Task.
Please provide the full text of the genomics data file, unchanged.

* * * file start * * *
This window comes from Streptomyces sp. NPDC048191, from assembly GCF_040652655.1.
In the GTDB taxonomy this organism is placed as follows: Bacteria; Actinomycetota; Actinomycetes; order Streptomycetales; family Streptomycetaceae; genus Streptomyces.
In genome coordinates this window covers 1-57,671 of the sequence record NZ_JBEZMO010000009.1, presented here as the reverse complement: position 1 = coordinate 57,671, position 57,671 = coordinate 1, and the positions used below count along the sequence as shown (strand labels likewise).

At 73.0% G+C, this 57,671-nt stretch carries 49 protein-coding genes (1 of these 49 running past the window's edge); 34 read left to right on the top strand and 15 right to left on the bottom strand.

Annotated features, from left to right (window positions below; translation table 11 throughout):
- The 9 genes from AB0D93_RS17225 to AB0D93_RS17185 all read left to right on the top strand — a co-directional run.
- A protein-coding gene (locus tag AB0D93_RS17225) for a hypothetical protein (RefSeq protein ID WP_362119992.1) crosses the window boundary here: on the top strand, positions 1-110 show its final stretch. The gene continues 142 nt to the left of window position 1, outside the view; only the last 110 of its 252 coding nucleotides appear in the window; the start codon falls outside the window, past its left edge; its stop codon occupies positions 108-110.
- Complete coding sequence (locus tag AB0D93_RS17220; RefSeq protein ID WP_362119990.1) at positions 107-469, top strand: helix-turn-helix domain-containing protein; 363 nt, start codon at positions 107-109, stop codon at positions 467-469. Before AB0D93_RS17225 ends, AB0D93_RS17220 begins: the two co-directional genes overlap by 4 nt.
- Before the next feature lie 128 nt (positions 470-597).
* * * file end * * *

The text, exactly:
This window comes from Streptomyces sp. NPDC048191, from assembly GCF_040652655.1.
In the GTDB taxonomy this organism is placed as follows: Bacteria; Actinomycetota; Actinomycetes; order Streptomycetales; family Streptomycetaceae; genus Streptomyces.
In genome coordinates this window covers 1-57,671 of the sequence record NZ_JBEZMO010000009.1, presented here as the reverse complement: position 1 = coordinate 57,671, position 57,671 = coordinate 1, and the positions used below count along the sequence as shown (strand labels likewise).

At 73.0% G+C, this 57,671-nt stretch carries 49 protein-coding genes (1 of these 49 running past the window's edge); 34 read left to right on the top strand and 15 right to left on the bottom strand.

Annotated features, from left to right (window positions below; translation table 11 throughout):
- The 9 genes from AB0D93_RS17225 to AB0D93_RS17185 all read left to right on the top strand — a co-directional run.
- A protein-coding gene (locus tag AB0D93_RS17225) for a hypothetical protein (RefSeq protein ID WP_362119992.1) crosses the window boundary here: on the top strand, positions 1-110 show its final stretch. The gene continues 142 nt to the left of window position 1, outside the view; only the last 110 of its 252 coding nucleotides appear in the window; the start codon falls outside the window, past its left edge; its stop codon occupies positions 108-110.
- Complete coding sequence (locus tag AB0D93_RS17220; RefSeq protein ID WP_362119990.1) at positions 107-469, top strand: helix-turn-helix domain-containing protein; 363 nt, start codon at positions 107-109, stop codon at positions 467-469. Before AB0D93_RS17225 ends, AB0D93_RS17220 begins: the two co-directional genes overlap by 4 nt.
- Before the next feature lie 128 nt (positions 470-597).